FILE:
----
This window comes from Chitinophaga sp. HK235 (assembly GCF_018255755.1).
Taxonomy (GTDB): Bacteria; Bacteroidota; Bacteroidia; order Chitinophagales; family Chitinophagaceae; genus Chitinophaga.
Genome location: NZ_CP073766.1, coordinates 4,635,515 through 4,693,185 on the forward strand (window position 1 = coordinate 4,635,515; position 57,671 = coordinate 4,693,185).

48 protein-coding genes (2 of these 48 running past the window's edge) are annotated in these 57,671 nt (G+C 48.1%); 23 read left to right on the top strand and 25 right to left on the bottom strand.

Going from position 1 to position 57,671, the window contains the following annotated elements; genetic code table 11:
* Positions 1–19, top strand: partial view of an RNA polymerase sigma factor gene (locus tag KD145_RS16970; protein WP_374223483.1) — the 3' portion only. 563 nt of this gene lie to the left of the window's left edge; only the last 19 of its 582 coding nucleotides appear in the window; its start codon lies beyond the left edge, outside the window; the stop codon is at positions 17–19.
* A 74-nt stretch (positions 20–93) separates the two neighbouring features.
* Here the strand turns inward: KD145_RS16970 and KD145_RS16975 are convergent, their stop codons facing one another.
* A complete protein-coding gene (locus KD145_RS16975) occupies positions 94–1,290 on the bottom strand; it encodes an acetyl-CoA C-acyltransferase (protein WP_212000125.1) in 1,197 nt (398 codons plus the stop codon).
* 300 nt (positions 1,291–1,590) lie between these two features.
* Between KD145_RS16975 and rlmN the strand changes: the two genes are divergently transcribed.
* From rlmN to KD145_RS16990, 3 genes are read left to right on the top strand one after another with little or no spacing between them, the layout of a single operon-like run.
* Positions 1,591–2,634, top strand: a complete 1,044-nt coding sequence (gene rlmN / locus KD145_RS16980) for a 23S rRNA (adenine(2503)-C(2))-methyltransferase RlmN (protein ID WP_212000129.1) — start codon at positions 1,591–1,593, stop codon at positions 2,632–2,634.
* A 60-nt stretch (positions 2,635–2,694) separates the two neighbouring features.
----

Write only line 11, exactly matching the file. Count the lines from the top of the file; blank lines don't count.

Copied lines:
* Between KD145_RS16975 and rlmN the strand changes: the two genes are divergently transcribed.